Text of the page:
This panel discussion examines the ways in which artists are using social media platforms like Instagram and the role it plays in relation to their practice. It discusses how in our increasingly digitised culture, we consume images, how they circulate, the networks and opportunities that develop, new forms of curation and the inevitable questions around ownership and censorship.
Chaired by Head of Art and Technology at SPACE, Rachel Falconer, panelists including artist, Nick Waplington, whose exhibition Nick Waplington/Alexander McQueen: Working Process is currently at Tate Britain, artist James Bridle and Curator (Digital Programme) at The Photographers' Gallery, Katrina Sluis, discuss these opportunities and issues.
James Bridle is an artist, writer, and publisher based in London, UK. His writing on literature, culture and networks has appeared in magazines and newspapers including Wired, Domus, Cabinet, the Atlantic, the New Statesman, the Guardian, the Observer and many others, in print and online. His artworks have been commissioned and exhibited worldwide and on the internet. He lectures regularly at universities, conferences and other events. His formulation of the New Aesthetic research project has spurred debate and creative work across multiple disciplines. His work can be found at on the booktwo website.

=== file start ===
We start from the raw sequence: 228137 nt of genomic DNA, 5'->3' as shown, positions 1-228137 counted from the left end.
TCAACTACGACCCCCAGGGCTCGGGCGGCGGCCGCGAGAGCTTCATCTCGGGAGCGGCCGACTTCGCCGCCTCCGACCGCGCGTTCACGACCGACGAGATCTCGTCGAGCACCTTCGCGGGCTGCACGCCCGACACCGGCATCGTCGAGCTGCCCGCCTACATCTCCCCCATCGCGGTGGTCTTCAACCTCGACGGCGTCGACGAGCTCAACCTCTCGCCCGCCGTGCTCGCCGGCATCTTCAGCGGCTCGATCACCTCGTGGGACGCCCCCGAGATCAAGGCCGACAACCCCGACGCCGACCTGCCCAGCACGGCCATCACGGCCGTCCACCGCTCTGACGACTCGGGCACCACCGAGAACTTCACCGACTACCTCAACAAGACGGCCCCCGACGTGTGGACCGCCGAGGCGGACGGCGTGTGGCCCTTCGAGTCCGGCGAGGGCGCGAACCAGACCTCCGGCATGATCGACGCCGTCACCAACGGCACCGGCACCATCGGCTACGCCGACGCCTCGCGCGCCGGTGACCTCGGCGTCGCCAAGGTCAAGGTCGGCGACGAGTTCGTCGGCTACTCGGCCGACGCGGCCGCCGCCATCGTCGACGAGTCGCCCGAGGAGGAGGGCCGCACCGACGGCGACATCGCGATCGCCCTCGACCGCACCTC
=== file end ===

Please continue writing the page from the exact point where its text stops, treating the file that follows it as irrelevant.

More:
Rachel Falconer is a curator, writer and producer operating at the intersections of technology, networked behaviour and contemporary art. She is Head of Art and Technology at SPACE where she is responsible for the strategic cross-programming of the art and technology public programme and SPACE Medialab's workshops and co-creation events. She also runs the International residency programme, including hosting residencies and research and development partnerships in association with Eyebeam, LUX, The Goethe-Institut, IASPIS, and Bloomberg.
Katrina Sluis is Curator (Digital Programmes) at The Photographers’ Gallery and Senior Lecturer at the Centre for the Study of the Networked Image, London South Bank University. With a background in systems administration, her writing and curatorial projects address photography’s relationship to computation, its social circulation and cultural value.
Nick Waplington is a British photographer born in Yemen, and based in London and New York City. In addition to Settlement (2014) he has published a number of photobooks including Alexander McQueen: Working Process (2013), Living Room (1991), Safety in Numbers (1996). He has exhibited internationally with solo shows such as Double Dactyl, Whitechapel Gallery, London (2007). Group shows include 49th International Art Exhibition Venice Biennale (2001) and This Place - Artists look at Israel and Palestine at the Brooklyn Museum (2015). Waplington received an ICP Infinity award in 1993 and his photographs can be found in public collections including the Guggenheim Art Gallery, MoMA in New York, the V&A and The Government Art Collection in London.